number = "3",

}

RIS

TY - JOUR

T1 - The exploration phase of replication

T2 - the role of autonomous action for overcoming knowledge boundaries in replicator organizations

AU - Friesl, Martin

AU - Larty, Joanne

N1 - This is the peer reviewed version of the following article:Friesl, M. and Larty, J. (2018), The Exploration Phase of Replication Strategies: The Role of Autonomous Action for Reverse Knowledge Flows. Brit J Manage, 29: 411-427. doi:10.1111/1467-8551.12239 which has been published in final form at http://onlinelibrary.wiley.com/doi/10.1111/1467-8551.12239/abstract This article may be used for non-commercial purposes in accordance With Wiley Terms and Conditions for self-archiving.

PY - 2018/7

Y1 - 2018/7

N2 - Replication strategies rely on the exploration of new knowledge. An important source of new knowledge is the transfer of unit level experience to HQ, a process referred to as reverse knowledge flows. Such knowledge flows are fraught with difficulty as formal mechanisms often break down due to diverging business interests of unit and HQ managers. This study brings together research on knowledge stickiness and autonomous action to provide a new avenue for understanding RKF after formal mechanisms break down. By drawing on an exploratory study of a franchise network, we provide an insight into how autonomous action reduces initiation stickiness, but potentially increases implementation stickiness. Our analysis suggests that the role of autonomous action for reverse knowledge flows is moderated by unit managers’ resource expectations that emerge as a result of autonomous action. Exploring the interplay of autonomous action and knowledge stickiness provides new explanatory means for understanding reverse knowledge flows in replicator organizations.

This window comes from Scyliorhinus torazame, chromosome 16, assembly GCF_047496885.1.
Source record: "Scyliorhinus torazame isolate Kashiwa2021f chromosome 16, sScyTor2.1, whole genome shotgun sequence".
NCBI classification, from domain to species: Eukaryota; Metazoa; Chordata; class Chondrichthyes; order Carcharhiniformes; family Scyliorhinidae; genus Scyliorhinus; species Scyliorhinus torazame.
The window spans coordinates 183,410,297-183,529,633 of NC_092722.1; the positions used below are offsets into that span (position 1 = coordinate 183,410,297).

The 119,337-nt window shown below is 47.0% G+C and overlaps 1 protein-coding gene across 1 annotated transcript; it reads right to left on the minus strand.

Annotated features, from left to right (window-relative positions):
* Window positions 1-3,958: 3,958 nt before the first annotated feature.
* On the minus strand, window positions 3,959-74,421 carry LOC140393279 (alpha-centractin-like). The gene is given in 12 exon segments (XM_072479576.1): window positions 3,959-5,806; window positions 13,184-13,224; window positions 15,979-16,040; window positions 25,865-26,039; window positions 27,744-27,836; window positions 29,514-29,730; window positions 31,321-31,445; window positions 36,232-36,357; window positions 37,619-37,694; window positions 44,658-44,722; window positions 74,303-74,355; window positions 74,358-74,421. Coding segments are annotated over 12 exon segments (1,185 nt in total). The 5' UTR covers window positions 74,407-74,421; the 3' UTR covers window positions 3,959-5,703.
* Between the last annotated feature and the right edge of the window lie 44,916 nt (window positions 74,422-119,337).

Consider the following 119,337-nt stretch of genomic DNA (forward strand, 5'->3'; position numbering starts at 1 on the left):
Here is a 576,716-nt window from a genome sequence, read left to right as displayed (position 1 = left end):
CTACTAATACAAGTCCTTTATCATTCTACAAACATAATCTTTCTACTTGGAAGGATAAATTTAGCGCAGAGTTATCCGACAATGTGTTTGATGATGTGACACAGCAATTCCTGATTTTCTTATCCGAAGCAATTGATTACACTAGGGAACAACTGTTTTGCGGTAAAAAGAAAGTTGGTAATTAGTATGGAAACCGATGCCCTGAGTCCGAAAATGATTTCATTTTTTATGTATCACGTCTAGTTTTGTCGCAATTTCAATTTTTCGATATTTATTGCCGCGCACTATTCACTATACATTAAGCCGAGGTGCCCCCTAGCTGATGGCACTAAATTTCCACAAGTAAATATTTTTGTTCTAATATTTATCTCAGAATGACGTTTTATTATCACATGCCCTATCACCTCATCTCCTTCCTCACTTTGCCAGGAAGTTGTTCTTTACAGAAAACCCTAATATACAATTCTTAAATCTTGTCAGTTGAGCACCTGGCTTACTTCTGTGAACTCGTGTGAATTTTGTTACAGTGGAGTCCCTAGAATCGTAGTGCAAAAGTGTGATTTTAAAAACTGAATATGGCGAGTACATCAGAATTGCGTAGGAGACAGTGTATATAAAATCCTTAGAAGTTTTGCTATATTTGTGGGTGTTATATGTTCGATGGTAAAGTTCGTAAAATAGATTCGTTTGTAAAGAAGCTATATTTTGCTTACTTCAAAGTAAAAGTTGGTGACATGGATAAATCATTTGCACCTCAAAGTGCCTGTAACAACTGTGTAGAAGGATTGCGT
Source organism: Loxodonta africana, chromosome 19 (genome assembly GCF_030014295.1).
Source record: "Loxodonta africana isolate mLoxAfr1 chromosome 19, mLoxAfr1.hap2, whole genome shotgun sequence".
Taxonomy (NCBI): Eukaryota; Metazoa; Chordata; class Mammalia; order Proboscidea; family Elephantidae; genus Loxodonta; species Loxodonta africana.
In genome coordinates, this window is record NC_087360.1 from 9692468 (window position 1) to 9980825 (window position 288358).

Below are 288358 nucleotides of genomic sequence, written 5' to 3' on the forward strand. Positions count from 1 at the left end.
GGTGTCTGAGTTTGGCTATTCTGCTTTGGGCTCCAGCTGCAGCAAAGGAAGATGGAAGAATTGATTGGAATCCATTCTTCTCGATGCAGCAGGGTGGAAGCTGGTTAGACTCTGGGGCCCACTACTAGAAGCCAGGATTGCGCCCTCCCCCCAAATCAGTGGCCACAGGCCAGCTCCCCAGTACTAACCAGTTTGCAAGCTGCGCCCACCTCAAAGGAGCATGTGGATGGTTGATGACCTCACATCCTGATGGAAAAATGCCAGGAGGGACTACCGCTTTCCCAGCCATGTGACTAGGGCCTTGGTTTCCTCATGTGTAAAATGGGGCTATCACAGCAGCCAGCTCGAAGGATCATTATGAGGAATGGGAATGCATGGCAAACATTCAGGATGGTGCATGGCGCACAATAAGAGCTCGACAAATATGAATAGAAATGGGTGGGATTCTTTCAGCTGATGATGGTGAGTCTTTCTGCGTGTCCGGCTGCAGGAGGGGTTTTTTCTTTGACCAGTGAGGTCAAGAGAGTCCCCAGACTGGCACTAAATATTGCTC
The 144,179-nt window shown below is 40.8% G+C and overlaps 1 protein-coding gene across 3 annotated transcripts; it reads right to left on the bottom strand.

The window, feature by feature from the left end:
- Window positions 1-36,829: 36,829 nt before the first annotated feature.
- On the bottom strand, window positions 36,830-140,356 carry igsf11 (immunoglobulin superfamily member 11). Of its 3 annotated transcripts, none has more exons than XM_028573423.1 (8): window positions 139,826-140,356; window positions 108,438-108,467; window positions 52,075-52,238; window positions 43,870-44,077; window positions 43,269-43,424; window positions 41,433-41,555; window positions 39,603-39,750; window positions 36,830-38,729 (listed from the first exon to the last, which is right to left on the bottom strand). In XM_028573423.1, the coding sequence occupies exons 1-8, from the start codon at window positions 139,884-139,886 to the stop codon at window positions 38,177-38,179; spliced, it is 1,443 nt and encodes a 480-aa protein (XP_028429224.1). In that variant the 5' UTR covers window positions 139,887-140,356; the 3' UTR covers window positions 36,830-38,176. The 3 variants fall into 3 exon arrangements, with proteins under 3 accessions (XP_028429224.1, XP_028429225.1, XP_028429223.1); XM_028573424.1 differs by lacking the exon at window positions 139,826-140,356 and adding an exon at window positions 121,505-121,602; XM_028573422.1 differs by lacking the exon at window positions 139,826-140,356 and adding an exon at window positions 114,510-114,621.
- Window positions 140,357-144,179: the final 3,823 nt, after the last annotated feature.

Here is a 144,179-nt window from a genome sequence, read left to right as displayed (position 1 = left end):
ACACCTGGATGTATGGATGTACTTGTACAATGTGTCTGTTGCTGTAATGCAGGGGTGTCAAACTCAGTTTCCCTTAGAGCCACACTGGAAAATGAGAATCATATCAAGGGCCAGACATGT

AB - Replication strategies rely on the exploration of new knowledge. An important source of new knowledge is the transfer of unit level experience to HQ, a process referred to as reverse knowledge flows. Such knowledge flows are fraught with difficulty as formal mechanisms often break down due to diverging business interests of unit and HQ managers. This study brings together research on knowledge stickiness and autonomous action to provide a new avenue for understanding RKF after formal mechanisms break down. By drawing on an exploratory study of a franchise network, we provide an insight into how autonomous action reduces initiation stickiness, but potentially increases implementation stickiness. Our analysis suggests that the role of autonomous action for reverse knowledge flows is moderated by unit managers’ resource expectations that emerge as a result of autonomous action. Exploring the interplay of autonomous action and knowledge stickiness provides new explanatory means for understanding reverse knowledge flows in replicator organizations.

KW - Replication

KW - reverse knowledge flows

KW - autonomous action

KW - knowledge stickiness

KW - exploration

KW - exploitation

KW - knowledge transfer

U2 - 10.1111/1467-8551.12239

DO - 10.1111/1467-8551.12239

M3 - Journal article

VL - 29

SP - 411

EP - 427

JO - British Journal of Management

JF - British Journal of Management

SN - 1045-3172

IS - 3

ER -